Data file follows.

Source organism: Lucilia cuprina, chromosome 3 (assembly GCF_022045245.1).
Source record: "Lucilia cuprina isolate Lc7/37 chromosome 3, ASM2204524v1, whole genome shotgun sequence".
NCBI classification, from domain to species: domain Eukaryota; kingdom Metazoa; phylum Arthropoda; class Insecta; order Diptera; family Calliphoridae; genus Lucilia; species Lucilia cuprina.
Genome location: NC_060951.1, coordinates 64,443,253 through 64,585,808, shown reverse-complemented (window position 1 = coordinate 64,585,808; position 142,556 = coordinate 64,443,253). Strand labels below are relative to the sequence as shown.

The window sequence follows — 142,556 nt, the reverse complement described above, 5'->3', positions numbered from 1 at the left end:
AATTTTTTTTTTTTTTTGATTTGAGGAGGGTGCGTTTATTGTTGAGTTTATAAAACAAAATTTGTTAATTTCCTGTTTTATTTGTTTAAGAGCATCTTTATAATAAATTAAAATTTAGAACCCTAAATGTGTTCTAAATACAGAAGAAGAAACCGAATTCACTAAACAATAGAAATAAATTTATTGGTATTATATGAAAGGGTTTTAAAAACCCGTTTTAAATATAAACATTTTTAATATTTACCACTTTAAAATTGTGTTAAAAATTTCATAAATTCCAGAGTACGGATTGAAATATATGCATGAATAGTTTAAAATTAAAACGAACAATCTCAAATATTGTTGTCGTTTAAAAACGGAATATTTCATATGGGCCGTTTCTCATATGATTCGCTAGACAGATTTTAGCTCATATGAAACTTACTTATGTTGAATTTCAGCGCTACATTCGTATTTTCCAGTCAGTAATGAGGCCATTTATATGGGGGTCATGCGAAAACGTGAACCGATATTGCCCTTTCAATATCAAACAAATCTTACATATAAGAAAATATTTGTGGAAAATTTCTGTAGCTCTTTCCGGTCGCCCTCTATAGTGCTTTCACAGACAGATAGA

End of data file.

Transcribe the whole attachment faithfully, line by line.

Source organism: Lucilia cuprina, chromosome 3 (assembly GCF_022045245.1).
Source record: "Lucilia cuprina isolate Lc7/37 chromosome 3, ASM2204524v1, whole genome shotgun sequence".
NCBI classification, from domain to species: domain Eukaryota; kingdom Metazoa; phylum Arthropoda; class Insecta; order Diptera; family Calliphoridae; genus Lucilia; species Lucilia cuprina.
Genome location: NC_060951.1, coordinates 64,443,253 through 64,585,808, shown reverse-complemented (window position 1 = coordinate 64,585,808; position 142,556 = coordinate 64,443,253). Strand labels below are relative to the sequence as shown.

The window sequence follows — 142,556 nt, the reverse complement described above, 5'->3', positions numbered from 1 at the left end:
AATTTTTTTTTTTTTTTGATTTGAGGAGGGTGCGTTTATTGTTGAGTTTATAAAACAAAATTTGTTAATTTCCTGTTTTATTTGTTTAAGAGCATCTTTATAATAAATTAAAATTTAGAACCCTAAATGTGTTCTAAATACAGAAGAAGAAACCGAATTCACTAAACAATAGAAATAAATTTATTGGTATTATATGAAAGGGTTTTAAAAACCCGTTTTAAATATAAACATTTTTAATATTTACCACTTTAAAATTGTGTTAAAAATTTCATAAATTCCAGAGTACGGATTGAAATATATGCATGAATAGTTTAAAATTAAAACGAACAATCTCAAATATTGTTGTCGTTTAAAAACGGAATATTTCATATGGGCCGTTTCTCATATGATTCGCTAGACAGATTTTAGCTCATATGAAACTTACTTATGTTGAATTTCAGCGCTACATTCGTATTTTCCAGTCAGTAATGAGGCCATTTATATGGGGGTCATGCGAAAACGTGAACCGATATTGCCCTTTCAATATCAAACAAATCTTACATATAAGAAAATATTTGTGGAAAATTTCTGTAGCTCTTTCCGGTCGCCCTCTATAGTGCTTTCACAGACAGATAGA